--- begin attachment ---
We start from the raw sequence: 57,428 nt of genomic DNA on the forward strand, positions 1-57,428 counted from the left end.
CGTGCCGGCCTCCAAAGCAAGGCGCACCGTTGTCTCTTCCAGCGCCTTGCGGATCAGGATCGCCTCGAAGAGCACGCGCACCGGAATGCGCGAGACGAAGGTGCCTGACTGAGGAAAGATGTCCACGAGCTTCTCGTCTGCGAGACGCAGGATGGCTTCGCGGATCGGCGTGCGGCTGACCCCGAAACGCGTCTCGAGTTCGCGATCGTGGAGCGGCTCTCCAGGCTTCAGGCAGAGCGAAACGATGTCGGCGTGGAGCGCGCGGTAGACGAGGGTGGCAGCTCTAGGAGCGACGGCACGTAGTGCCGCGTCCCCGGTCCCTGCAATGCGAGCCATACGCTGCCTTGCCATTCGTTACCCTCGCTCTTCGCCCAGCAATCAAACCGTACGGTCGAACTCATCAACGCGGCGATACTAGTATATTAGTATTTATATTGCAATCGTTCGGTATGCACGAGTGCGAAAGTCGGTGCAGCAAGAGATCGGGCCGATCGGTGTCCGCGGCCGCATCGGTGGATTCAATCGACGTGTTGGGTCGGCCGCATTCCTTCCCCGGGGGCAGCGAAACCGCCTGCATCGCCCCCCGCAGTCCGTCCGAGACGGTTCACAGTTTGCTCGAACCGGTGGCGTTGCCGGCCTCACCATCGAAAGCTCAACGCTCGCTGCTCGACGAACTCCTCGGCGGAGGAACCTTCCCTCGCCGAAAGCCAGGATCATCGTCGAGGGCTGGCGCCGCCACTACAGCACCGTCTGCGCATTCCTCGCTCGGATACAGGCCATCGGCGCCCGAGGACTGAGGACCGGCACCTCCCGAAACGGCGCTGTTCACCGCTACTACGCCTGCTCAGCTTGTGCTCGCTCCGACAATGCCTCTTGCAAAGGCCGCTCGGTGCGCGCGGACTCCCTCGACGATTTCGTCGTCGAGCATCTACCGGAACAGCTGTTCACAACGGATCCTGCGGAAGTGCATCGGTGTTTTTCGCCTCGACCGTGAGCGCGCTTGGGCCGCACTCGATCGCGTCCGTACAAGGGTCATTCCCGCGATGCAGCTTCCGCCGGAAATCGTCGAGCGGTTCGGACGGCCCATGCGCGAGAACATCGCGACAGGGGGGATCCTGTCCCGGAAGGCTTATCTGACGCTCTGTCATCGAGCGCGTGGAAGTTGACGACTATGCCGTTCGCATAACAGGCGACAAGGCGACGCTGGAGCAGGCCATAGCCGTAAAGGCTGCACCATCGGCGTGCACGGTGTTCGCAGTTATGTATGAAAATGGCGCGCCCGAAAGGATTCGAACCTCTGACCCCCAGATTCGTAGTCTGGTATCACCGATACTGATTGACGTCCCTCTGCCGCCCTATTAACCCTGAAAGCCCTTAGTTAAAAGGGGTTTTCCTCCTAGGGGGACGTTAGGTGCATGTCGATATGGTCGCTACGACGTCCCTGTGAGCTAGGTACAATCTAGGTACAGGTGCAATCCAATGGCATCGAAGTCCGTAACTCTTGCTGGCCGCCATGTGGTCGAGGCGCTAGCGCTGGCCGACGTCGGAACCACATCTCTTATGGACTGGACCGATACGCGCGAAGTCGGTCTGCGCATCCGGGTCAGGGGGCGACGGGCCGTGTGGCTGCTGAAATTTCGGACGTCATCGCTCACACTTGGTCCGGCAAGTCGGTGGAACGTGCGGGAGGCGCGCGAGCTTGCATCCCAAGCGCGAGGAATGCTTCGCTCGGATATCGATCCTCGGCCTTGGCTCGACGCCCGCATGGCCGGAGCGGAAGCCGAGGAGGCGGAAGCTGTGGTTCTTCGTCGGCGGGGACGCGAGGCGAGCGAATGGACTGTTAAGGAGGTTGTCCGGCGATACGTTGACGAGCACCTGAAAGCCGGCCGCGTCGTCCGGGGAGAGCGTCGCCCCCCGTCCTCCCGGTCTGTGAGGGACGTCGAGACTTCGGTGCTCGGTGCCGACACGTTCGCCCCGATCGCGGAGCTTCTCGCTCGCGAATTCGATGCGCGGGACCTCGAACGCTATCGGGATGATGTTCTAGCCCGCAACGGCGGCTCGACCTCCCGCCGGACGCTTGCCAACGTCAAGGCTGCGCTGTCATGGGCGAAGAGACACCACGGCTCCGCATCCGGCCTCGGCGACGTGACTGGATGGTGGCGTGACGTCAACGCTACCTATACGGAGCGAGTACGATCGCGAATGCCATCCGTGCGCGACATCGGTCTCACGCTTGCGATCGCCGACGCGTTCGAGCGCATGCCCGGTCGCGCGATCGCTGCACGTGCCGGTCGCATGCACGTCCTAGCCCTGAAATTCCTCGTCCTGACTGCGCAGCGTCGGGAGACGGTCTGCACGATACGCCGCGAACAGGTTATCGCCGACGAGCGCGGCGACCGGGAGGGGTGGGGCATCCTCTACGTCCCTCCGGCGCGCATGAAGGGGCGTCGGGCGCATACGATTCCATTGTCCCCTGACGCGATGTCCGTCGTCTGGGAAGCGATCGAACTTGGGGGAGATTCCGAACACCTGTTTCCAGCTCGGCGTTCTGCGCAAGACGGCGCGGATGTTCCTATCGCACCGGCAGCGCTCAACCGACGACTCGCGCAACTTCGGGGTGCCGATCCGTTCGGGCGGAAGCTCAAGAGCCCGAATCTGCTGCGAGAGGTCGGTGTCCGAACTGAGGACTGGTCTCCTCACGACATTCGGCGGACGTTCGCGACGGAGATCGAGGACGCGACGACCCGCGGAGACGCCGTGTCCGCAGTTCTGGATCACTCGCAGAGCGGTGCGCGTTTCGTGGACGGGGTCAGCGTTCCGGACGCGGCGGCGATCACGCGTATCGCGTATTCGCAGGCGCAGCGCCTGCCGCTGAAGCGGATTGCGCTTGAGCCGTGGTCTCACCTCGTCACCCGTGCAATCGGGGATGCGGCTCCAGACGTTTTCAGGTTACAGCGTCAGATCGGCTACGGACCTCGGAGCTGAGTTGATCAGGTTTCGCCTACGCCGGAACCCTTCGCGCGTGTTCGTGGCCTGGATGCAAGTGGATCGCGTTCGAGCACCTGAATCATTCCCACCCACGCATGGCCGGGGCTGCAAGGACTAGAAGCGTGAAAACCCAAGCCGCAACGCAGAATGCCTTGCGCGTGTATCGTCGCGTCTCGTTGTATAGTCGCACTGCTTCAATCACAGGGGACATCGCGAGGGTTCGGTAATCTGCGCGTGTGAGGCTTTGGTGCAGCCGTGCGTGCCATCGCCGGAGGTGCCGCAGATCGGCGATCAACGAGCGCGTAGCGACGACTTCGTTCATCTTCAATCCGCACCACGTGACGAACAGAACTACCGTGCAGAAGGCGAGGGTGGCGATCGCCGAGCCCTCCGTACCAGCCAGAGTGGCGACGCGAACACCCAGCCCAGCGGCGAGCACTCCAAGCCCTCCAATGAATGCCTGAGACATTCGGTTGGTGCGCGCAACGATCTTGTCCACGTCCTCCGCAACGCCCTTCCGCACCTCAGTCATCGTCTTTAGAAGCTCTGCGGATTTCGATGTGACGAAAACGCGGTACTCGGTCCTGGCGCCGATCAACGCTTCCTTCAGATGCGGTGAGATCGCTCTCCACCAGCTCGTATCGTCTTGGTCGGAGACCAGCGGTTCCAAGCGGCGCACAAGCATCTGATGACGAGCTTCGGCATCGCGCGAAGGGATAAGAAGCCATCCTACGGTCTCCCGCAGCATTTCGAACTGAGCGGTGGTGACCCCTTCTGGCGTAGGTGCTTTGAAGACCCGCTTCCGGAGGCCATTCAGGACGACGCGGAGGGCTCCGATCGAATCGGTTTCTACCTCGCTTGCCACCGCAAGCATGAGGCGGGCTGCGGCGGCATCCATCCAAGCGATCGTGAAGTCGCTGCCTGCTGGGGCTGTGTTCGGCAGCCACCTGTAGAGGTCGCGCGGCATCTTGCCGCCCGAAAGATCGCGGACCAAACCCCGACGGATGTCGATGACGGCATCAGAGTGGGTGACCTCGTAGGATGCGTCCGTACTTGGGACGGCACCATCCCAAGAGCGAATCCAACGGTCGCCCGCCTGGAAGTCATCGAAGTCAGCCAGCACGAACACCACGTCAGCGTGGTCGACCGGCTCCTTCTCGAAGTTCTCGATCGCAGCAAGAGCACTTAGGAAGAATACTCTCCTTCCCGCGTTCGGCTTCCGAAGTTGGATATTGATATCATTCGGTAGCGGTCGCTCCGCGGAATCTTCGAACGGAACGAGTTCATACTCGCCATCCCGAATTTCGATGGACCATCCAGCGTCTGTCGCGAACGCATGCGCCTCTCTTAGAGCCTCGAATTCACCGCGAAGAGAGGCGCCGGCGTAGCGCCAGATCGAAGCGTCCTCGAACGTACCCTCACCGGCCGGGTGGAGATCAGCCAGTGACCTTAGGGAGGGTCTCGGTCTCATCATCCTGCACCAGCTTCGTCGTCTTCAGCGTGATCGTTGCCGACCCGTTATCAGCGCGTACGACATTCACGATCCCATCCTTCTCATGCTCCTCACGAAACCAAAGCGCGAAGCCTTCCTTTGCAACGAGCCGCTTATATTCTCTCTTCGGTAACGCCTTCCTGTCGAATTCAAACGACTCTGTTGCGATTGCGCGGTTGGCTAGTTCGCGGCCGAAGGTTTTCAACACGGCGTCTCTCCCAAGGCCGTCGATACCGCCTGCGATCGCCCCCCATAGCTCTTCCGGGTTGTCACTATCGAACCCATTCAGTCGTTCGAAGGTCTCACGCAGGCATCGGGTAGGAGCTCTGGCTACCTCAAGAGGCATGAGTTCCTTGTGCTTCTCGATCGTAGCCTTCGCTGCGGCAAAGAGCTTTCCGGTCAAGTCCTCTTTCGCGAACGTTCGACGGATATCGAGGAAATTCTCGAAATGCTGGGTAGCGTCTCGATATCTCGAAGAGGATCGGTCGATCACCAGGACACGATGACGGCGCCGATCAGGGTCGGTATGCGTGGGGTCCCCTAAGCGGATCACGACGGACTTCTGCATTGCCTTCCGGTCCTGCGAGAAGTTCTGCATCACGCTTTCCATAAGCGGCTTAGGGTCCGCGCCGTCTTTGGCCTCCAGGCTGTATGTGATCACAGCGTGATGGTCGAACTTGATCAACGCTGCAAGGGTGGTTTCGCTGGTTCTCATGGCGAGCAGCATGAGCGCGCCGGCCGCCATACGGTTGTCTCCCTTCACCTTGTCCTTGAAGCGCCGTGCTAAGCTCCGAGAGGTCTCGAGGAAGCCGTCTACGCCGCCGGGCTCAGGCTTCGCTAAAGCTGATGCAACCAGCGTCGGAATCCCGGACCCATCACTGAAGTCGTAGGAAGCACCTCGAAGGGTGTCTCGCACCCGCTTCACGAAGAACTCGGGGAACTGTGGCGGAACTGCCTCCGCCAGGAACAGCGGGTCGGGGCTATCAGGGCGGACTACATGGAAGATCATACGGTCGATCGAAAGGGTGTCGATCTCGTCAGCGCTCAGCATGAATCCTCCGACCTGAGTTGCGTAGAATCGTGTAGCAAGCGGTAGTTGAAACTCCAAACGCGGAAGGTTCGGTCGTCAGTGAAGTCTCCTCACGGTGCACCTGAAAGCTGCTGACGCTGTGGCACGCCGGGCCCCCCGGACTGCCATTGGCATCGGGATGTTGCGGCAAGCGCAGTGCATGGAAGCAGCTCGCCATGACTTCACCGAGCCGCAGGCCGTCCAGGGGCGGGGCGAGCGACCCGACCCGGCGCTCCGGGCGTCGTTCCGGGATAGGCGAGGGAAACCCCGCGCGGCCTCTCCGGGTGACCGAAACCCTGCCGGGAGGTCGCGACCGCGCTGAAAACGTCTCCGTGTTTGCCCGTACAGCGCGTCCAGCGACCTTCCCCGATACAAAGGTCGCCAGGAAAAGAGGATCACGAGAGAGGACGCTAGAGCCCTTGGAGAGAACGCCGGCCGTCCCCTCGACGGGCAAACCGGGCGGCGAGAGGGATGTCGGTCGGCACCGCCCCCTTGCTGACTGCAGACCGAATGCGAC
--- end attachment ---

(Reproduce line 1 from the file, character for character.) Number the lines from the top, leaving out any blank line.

We start from the raw sequence: 57,428 nt of genomic DNA on the forward strand, positions 1-57,428 counted from the left end.